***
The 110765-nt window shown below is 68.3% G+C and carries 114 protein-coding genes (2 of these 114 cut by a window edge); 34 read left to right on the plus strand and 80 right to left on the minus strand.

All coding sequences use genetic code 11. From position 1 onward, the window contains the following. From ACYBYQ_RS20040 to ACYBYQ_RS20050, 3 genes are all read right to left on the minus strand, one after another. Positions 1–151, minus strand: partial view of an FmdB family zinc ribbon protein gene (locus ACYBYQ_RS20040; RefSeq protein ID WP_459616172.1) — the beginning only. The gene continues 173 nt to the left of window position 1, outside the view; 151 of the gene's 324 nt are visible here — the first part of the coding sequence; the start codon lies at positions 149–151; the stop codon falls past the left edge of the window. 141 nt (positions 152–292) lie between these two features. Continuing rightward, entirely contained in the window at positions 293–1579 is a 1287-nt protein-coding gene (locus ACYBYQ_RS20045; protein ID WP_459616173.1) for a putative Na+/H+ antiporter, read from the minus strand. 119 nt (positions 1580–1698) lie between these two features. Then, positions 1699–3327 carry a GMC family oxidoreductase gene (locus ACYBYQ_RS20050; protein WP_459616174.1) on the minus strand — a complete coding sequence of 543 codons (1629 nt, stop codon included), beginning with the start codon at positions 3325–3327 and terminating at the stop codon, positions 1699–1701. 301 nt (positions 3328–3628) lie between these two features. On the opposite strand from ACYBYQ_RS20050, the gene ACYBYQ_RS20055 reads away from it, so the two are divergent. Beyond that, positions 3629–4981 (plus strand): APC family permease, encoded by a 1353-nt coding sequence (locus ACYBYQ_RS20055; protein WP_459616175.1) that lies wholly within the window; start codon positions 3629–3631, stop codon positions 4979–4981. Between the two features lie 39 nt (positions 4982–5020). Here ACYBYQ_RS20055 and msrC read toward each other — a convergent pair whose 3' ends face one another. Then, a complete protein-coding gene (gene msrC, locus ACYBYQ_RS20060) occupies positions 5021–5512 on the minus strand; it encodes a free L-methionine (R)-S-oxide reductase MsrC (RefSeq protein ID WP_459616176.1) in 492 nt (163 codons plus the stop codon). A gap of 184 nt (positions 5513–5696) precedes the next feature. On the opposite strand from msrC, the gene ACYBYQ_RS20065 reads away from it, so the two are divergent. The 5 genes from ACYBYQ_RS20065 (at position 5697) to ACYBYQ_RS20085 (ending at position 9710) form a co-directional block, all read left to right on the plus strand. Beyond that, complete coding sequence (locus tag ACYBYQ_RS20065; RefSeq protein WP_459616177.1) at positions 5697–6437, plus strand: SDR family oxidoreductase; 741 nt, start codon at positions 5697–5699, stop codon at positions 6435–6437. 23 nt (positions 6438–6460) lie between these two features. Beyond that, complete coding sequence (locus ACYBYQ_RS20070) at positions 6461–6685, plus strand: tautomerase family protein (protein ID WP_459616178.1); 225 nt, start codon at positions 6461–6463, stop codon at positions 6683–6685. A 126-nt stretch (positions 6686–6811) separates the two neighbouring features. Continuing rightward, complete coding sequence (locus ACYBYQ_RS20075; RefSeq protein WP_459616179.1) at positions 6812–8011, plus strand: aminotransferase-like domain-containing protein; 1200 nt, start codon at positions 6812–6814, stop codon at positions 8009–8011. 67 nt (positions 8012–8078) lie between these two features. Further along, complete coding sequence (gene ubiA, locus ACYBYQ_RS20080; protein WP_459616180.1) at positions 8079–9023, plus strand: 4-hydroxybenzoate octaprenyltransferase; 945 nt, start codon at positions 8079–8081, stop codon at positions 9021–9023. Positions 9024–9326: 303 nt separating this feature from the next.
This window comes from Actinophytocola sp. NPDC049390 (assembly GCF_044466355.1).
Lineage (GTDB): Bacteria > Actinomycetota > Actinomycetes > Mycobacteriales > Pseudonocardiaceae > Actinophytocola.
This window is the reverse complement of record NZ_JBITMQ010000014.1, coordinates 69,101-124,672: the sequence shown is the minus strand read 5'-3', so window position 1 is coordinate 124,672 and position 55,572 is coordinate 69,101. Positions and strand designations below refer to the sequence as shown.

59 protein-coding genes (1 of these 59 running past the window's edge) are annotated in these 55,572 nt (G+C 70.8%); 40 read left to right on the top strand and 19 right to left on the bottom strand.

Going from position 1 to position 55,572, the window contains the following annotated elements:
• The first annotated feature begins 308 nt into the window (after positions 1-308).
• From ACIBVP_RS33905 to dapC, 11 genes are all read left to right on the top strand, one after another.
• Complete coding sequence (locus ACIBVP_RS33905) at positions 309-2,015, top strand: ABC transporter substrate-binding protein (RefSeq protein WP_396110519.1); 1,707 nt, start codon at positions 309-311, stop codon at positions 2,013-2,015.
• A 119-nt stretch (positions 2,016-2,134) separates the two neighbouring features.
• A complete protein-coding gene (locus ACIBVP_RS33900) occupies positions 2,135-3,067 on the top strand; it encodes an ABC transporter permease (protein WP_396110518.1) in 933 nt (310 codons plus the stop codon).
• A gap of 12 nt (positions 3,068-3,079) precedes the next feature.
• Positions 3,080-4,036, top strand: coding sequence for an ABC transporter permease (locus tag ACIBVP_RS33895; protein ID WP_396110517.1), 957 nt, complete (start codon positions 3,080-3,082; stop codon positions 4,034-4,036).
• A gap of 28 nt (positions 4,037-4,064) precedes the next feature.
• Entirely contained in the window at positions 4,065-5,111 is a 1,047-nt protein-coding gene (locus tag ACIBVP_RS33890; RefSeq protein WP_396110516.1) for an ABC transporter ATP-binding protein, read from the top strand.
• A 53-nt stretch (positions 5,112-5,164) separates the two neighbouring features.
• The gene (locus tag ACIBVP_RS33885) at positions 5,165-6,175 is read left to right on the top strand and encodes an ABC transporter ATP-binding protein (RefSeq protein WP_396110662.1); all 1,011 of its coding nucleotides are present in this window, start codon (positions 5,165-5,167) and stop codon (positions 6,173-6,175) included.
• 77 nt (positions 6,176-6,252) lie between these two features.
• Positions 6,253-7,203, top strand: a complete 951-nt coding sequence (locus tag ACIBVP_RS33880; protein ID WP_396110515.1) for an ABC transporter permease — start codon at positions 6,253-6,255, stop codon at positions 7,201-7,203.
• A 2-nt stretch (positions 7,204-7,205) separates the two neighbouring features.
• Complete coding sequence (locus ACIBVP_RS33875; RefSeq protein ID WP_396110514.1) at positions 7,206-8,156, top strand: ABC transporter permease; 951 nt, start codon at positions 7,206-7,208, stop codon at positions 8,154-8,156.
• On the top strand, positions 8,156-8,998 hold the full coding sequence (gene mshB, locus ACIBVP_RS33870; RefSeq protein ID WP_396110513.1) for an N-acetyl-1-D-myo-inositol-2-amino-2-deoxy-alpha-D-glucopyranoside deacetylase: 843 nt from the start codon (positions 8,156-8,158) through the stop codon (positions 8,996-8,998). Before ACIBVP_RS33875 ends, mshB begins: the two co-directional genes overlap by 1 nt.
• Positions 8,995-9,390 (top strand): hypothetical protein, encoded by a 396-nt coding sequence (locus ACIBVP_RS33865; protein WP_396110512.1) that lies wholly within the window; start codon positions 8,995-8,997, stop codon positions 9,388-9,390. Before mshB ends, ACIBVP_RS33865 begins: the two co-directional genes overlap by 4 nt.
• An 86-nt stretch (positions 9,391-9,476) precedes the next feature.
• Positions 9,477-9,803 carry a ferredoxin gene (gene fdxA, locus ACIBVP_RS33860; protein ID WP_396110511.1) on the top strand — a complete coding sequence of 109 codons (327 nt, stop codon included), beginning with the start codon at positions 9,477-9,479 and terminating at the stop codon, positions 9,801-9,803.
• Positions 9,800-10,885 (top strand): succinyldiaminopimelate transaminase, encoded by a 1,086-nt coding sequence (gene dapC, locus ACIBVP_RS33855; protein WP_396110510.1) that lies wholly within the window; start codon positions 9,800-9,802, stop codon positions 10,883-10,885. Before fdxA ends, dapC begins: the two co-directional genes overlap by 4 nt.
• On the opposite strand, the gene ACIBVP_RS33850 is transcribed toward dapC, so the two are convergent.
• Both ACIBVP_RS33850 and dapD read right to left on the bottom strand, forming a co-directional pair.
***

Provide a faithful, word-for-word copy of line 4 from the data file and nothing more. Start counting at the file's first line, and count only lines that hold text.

Lineage (GTDB): Bacteria > Actinomycetota > Actinomycetes > Mycobacteriales > Pseudonocardiaceae > Actinophytocola.